By Dougie Beck
You may well have heard many apocryphal stories of people who have cancer not surviving because they had a negative attitude and those who did had a positive mindset.
I don’t know if there is any medical evidence to support this idea.
But what I can say from my own experience of past 16 months of cancer treatment is that there is a huge difference on how you and those around you will cope with the journey will be largely based upon your mindset.
From my own experience of this gruelling past and being close to many others dealing with the same challenges (often in the adjacent hospital bed), I’ve seen up close both attitudes at work.
As a patient, it is undoubtedly a tough and scary situation to go through.
But, it became clear to me, that it’s also a a significant challenge for those who love you and care for you.
Sometimes even more so for them as they are helpless to do anything to cure you.
At least the patient gets the treatment and can feel like they are the centre of attention and making progress. But it’s not the same for the support crew.
Perhaps for them it’s a bit like being a fan of a sports team.
They can shout and scream all they like from the grandstand or touch line but at the end of the day they are not able to control the final outcome. They feel helpless and anxious.
No, I’m not suggesting that as a cancer victim you approach your own treatment and health, just for the benefit of others. That would be crazy.
You are there to win the game for yourself.
You have to make your recovery top priority and give yourself the maximum chances of success. But recovery is a team game.
There are the medical staff (angels in my experience) who have a tough job to do, and your attitude does impact them, especially if you are unreasonably ‘hard work’!.
And of course there are family, friends and and even people at work who will all be impacted by your treatment process.
If you are negative, and you have plenty of reasons to be worried, pissed off and even angry, all that happens is that you bring everyone down and eventually turn off everyone supporting you.
There is only so much tolerance and sympathy that humans can offer, especially those who love you.
So its clearly in your own best interests to be as positive as you can. This will ultimately create a more supportive and motivating environment around you during a time when you will need all the love and encouragement you can get.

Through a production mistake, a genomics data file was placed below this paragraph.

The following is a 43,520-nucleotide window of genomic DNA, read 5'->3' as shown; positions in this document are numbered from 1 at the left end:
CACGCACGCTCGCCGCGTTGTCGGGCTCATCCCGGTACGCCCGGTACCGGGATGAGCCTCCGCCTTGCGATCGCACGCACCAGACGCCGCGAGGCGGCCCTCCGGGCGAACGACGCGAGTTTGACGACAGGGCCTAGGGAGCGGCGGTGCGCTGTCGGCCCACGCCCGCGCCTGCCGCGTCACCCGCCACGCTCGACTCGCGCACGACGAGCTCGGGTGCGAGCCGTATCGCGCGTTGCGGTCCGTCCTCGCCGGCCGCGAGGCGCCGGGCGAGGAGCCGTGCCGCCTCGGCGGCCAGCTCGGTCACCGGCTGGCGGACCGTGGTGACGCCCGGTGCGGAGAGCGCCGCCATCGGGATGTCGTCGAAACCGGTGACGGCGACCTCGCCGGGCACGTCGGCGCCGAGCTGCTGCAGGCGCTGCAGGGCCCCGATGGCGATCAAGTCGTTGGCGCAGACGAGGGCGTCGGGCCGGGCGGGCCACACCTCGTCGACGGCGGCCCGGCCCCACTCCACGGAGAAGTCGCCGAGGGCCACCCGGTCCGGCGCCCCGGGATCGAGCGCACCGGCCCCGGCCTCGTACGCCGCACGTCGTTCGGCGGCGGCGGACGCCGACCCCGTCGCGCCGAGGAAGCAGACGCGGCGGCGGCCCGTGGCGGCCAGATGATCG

Yes, it can be rough. Let me not pretend otherwise.
And of course, staying positive is much easier said than done. Especially when the pain is high and the inevitable uncertainty about the final outcome creeps in to you thoughts. Dark thinking and and fears are going to occur.
There good news on that front however.
There are loads of techniques and methods available to control and direct your thoughts to minimise the negative vibes and turn to a more positive outlook.
For some people they have God, others turn to more psychological techniques, and then there are those with a much more powerful reason to live – a life purpose or someone they love and want to be with.
In my case, I applied a smattering of all of these approaches I had learnt across my life, when confronted with severe challenges.
But my number one go to tool, when faced with a challenge is to be happy inspite of the problem. Even when it was severe stage 3 cancer that required fast track treatment this was my spring-board to success.
My approach was this. I could not un-have cancer so had to accept, it was real.
It was something I could not change.
I also decided that I would stay happy and positive inspite of this major crisis by doing everything I could, to be successful.
I focused on what I could control and influence and regularly reflected on the blessings I have in my life.
This included doing what I was told by the medical experts, taking my medicine as required, trying to not be a complete arsehole to my partner and friends and not trying to be a hero to myself.
I had to just let the process take its course and not fight it or try to push it too fast.
Patience, which is not my normal state, was a key part of my success.
I was far from perfect in my endeavours, but most of the time, I was optimistic.
I did not become an undue annoyance to those around me.
And, most importantly, I felt good in myself about taking that approach.
So to summarise my takeaway from this episode in my life (take it as advice if you will).
It is so much worthwhile making the effort to be positive. I would argue it is essential.
In my case it made the journey easier and more pleasant and manageable for all concerned.
And ultimately when that happened it just made life better for me!
I can honestly say I am happy inspite of the cancer.
(Interested in getting coached on how to improve sales in your business? Email-Dougie Beck: firstname.lastname@example.org.)
Director at InnovateToProfit & Spacetime NZ – Dougie Beck as operated as a consultant working with clients on sales performance improvement, leveraging CRM and CX technologies. He has worked with some of the world’s most successful companies including KPMG, Price Waterhouse, NZ Soltius NZ, Azimuth NZ, Oracle NZ, and Digital Equipment (UK).